What I Really Want in 2014


As you know, I didn’t make any New Year’s resolutions or declare 2014 to be my year to do anything.  I’m just taking it as it comes, but I did start thinking about what would really make me happy this year.  Big or small, what change would really be a bright spot in my somewhat chaotic life.  You know what?  After taking all things into account and thinking back to each and every incident last year that stood out in my mind (and not necessarily because they made me feel good), the answer was very, very clear.  What I really want in 2014 is…wait for it…BETTER CUSTOMER SERVICE!  Am I right? Absolutely! When I looked back at all of the countless hours – yes, HOURS! – that I had spent yelling/arguing talking/negotiating with a customer service representative about what they should be doing for me, the customer, the answer became obvious. Good customer service is hard to come by these days. So much so that when it happens, it’s noticeable.  We call our friends to tell them about it. We post about it on Facebook.  We’re practically giddy because someone treated us with respect, helped us with our request/problem and acted like they appreciated our business. What’s wrong with this picture?

I have to tell you this story because it perfectly illustrates the ridiculousness that has become the state of customer service.  And, you know what the worst part is? I had to actually choose a story to tell you because there were several to pick from.  It’s that bad.  Anyway, this story takes place in IKEA, Houston.  While I am not a loyal IKEA customer, I have shopped in other locations before and my experience was pleasant.  However, on this particular day Big Poppa, my sister and I had set out on a mission to find me a red, sleeper sofa for the girl’s playroom.  I have a friend who has a red sofa from IKEA and I love it, so I knew that I could get the sofa from that store.  Not to mention, Big Poppa had all of these budget constraints, blah, blah, blah….so I figured that IKEA was a good compromise. Upon arriving at the store, I quickly located the sofa that I wanted, along with a coffee table and this massive entertainment center that we knew we would have to pay to have assembled.  It ended up being a lot more than we originally intended to purchase, but we thought that it worked well for us.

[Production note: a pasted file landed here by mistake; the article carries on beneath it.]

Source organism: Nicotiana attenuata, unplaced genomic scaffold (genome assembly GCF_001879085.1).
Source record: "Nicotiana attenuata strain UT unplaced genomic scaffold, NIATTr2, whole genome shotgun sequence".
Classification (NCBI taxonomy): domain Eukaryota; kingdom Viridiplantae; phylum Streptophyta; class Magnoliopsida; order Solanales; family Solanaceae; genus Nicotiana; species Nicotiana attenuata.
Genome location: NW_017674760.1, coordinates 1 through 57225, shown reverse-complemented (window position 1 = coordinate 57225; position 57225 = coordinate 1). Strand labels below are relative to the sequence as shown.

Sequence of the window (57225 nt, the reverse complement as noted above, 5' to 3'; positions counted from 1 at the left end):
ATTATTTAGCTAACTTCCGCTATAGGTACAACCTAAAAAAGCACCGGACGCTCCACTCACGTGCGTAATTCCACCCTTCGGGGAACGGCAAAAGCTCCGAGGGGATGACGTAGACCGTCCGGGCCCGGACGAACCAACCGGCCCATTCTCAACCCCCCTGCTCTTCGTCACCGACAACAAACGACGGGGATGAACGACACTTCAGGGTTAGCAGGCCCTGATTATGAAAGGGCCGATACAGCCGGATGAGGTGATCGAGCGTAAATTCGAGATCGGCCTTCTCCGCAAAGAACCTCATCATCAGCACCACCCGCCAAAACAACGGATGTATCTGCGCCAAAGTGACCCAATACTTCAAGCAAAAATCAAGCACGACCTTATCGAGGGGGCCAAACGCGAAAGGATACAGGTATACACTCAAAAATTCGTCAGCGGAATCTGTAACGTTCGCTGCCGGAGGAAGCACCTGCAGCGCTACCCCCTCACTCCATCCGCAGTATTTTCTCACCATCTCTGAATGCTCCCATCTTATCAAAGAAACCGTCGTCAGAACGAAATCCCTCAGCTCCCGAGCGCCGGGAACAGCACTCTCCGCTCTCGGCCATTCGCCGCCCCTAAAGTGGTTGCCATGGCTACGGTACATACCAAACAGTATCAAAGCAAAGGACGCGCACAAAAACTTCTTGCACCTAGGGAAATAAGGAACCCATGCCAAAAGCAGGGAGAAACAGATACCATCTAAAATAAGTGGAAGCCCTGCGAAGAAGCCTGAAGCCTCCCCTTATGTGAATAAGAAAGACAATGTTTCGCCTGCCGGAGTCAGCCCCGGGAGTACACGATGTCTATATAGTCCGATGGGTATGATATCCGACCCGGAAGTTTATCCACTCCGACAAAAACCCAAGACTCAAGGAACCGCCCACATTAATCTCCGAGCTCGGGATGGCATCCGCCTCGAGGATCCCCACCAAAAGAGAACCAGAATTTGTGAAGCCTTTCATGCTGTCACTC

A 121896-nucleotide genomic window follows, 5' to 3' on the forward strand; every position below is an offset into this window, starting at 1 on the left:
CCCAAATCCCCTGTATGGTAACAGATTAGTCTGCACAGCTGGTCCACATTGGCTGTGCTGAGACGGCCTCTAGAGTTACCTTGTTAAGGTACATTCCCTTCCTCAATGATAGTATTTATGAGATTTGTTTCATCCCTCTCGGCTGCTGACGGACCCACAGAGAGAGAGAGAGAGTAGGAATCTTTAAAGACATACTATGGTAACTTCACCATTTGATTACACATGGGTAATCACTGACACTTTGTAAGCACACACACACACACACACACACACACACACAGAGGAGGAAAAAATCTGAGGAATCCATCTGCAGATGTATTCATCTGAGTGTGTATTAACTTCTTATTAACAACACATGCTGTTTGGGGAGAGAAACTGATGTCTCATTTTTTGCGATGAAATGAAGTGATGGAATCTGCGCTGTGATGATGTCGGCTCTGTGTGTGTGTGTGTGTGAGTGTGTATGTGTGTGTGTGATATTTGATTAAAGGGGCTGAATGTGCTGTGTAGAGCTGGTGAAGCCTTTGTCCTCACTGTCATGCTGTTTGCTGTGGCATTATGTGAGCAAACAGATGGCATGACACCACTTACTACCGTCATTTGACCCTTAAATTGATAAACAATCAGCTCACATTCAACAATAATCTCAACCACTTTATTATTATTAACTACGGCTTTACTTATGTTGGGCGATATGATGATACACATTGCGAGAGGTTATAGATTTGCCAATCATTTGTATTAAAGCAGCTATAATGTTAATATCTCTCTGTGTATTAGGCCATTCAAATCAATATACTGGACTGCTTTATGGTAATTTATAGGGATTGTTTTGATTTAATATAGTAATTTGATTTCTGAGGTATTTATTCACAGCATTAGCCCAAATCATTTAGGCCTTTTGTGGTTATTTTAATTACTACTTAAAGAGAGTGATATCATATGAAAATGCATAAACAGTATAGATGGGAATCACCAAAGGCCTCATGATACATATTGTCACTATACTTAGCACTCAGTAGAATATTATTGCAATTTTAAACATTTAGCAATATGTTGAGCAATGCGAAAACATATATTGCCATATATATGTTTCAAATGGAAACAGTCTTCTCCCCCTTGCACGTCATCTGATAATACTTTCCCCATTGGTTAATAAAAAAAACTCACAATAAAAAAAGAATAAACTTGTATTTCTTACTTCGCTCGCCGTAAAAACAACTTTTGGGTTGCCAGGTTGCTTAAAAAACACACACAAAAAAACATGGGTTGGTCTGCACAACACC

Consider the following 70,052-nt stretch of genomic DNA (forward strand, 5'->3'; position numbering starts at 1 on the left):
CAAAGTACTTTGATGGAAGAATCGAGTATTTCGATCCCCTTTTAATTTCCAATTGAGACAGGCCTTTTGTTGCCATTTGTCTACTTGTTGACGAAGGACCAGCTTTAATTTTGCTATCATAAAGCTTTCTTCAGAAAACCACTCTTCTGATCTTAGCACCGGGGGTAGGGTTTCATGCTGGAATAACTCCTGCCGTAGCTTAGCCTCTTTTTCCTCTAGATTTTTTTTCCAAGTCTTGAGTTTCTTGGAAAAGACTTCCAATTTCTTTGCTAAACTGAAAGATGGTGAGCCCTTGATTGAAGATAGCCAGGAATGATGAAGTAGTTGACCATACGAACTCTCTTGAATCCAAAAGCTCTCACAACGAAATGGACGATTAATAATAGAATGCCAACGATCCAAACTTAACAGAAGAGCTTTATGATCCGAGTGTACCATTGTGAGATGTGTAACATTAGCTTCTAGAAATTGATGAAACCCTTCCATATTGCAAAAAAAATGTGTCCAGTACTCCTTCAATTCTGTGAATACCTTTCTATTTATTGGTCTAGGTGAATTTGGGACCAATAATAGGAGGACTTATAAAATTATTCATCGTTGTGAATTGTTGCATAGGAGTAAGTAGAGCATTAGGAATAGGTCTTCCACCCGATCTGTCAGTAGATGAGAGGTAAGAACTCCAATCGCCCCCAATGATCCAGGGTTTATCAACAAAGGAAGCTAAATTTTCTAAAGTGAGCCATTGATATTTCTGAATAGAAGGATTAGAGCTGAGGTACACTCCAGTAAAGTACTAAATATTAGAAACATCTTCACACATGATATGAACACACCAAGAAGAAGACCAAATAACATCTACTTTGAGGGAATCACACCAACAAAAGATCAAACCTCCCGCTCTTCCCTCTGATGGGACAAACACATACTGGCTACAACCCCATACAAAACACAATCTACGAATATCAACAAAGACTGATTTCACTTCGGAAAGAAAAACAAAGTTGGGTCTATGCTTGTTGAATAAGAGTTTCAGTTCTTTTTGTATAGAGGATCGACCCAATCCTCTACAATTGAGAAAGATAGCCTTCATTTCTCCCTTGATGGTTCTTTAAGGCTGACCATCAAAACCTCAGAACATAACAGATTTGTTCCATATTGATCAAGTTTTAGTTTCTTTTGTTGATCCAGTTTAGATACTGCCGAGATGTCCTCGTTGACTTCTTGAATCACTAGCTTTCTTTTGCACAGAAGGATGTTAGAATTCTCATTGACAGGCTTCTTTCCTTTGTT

So, we went down to the warehouse, picked up and paid for our merchandise and proceeded to the counter(s) to schedule deliver and assembly.  It was a long line.  Like, a really long line.  And, there was one person working both the delivery/assembly scheduling counter and the customer merchandise pick-up counter.  I should have been concerned, but I was hopeful.  That is until we started talking to people who had been waiting in that line for over 2 hours.  2 HOURS!!! Then there was the guy that had picked up his merchandise that morning only to have to return because the order wrong.  He was still waiting for them to correct it.  With no end in sight, I went looking for the manager because I had been there for about an hour and, well, I’m that person.  If I’m unhappy, you’re going to know about it.  The manager, (we’re going to call him “Dave” because I feel like I need to do that lest he read this and get pissed off and sue the hell out of me) was a very nice fellow. However, Dave seemed to be surprised that there was only one person working the counters.  He apologized and said that the other employee “must be on break or something,” but as luck would have it,  the other employee came walking up just as we were talking.  He assured me things would get better and I turned to walk back to my seat.  Just as I sat down, the original employee working the counter(s) picked up her purse and left, again leaving just one employee. I guess Dave wasn’t really on top of that whole schedule thing.  I sat there for a few more minutes when my sister pointed out a computer kiosk on the opposite wall and a sign that asked “How is our service? Give us your feedback”  Are you kidding me?  Hours into this whole ordeal, heck yeah, I got feedback!  I jumped up off the bench and marched over to the computer only to discover that, of course, it was broken.